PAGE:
Why does it seem like every single Fed meeting has become “the single most important FOMC meeting ever” in the media? And here we are again. The Fed begins a two day meeting tomorrow and it is widely expected that they will announce the first of many subsequent tapers at either this meeting or the one in November. The only surprise will be if they remove any kind of taper talk from their announcement or commentary. Although I do not agree with tapering at all here, consensus believes the Fed probably begins with a token taper of $10-$15 billion per month skewed towards treasury bonds. If they don’t, something else is at play in Bernanke’s mind.
As you would expect, the financial markets probably have a very negative response if the taper is more than $15 billion. If the taper is as expected, I think you will see moves in both directions until Bernanke’s press conference ends at 3pm and how he couches future tapers. If they surprise without a taper, I would expect a very positive immediate response that would run the stops in at the old highs.
Currently, the Fed is buying $85 billion a month in mortgage back securities and treasury bonds to keep interest rates, specifically mortgage rates, artificially low. That, in turn, helps the housing recovery which is so vitally important to the economy. Equally as important, the printing of $85 billion per month has resulted in dramatically higher stock prices because investors have been almost forced into other investments as bond yields plummeted, not to mention the additional torrent of liquidity in the system.
Should the Fed taper? Should they not taper? How much? When?
There is no right or wrong answer. Once the Fed Funds rate dropped to 0%, Bernanke & Company were forced to use other monetary tools. Printing money has similar results as lowering rates, so in this case, interest rates have effectively been below zero for some time. By beginning the process of ending QE, the Fed is returning rates to 0% for an eventual move to 0.50% and above much later this decade.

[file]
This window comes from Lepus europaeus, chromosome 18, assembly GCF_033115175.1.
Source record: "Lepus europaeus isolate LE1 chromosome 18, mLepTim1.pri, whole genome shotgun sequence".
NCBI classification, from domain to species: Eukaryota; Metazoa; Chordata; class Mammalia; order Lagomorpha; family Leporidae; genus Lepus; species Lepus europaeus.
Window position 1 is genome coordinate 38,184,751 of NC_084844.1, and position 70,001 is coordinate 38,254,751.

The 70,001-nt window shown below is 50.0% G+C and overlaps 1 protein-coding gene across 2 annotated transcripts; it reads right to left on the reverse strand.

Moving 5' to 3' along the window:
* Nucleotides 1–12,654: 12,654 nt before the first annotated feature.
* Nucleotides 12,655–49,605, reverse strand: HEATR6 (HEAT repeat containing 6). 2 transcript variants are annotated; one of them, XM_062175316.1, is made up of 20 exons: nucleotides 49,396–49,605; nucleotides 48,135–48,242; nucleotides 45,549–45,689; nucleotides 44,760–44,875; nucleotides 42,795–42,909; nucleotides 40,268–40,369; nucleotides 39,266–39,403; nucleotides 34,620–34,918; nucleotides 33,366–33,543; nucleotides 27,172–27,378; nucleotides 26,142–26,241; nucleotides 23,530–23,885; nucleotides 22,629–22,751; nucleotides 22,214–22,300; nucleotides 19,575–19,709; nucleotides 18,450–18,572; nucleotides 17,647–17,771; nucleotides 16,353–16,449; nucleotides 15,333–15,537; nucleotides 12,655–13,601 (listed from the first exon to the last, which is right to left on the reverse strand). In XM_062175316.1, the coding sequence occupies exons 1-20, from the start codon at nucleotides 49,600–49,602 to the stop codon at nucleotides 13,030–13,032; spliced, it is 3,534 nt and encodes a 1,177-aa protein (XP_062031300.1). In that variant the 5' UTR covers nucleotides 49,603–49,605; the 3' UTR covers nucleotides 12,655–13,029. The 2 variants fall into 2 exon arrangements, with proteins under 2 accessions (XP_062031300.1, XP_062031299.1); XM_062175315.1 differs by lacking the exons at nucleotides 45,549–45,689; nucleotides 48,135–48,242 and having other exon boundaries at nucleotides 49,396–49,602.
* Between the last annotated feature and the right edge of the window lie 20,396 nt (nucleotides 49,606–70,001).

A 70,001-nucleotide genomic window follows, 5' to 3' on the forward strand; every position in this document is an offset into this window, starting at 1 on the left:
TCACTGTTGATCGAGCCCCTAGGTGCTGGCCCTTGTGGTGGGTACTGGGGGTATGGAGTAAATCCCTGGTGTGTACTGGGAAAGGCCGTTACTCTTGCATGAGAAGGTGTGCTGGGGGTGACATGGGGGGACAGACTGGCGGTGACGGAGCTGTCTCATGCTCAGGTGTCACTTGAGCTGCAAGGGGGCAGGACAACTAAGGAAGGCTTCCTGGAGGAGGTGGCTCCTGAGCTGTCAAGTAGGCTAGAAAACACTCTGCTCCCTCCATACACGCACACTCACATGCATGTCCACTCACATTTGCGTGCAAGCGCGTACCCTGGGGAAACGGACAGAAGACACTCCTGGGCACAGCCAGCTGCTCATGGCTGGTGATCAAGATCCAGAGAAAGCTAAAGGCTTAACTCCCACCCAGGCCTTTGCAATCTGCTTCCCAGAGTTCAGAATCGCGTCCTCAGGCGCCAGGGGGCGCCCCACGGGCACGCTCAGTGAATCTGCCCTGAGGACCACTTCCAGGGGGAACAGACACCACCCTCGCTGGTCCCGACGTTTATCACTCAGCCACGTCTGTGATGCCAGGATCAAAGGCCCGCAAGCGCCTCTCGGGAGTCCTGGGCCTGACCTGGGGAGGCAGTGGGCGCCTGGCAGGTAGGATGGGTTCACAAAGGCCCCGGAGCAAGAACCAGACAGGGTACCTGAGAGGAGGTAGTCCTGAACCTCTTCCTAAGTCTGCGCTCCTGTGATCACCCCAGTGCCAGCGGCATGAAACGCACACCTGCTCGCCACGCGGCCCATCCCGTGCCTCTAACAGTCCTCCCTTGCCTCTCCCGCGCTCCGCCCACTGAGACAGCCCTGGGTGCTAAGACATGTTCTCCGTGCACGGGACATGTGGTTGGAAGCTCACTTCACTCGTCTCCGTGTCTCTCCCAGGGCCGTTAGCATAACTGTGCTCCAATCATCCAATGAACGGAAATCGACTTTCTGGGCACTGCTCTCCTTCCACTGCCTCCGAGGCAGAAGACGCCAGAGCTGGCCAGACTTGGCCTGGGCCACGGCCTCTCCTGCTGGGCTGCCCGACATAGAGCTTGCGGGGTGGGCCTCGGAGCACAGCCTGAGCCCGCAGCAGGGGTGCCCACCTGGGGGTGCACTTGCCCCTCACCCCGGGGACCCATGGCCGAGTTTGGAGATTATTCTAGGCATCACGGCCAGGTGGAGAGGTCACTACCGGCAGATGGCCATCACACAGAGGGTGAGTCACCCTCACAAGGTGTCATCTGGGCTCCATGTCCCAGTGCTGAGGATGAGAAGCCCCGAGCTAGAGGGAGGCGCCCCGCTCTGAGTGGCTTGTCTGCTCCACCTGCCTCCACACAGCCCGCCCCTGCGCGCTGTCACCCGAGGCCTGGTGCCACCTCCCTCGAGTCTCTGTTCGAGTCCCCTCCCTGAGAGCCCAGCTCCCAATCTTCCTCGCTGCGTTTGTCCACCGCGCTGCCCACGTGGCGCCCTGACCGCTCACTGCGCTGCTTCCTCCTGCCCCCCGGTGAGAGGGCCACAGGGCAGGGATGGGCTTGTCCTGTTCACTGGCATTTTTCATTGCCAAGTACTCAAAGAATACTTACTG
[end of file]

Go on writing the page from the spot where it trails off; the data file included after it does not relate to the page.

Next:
I completely understand those who believe the Fed’s hand is too heavy in the market. Forget about the thumb on the scale; Bernanke has his hand, wrist, elbow and arm on it. By that token, those people would rather let what’s left of the free market to rise and fall where it may. No arguments here.
On the other hand, we have an economy that is performing like almost every other post financial crisis period with sub par growth and stubbornly high unemployment. Since our elected clowns in Washington cannot get any fiscal policy passed, the Fed has become the juice of last resort. In effect, the Fed is plugging dykes and adding sandbags until the waters hopefully subside down the road which I continue to believe to be after the next recession.
We cannot have it both ways. I believe that tapering will drain liquidity and adversely impact the markets and economy over the intermediate-term. But long-term, we will be in excellent shape. The quicker we taper, the closer we come to recession and eventually get to the other side. But that comes with pain. Staying the course prolongs the markets’ and economy’s addiction to the crack of QE but prevents more serious short-term injury in hopes of an eventual fiscal solution from Washington.
Take your pick.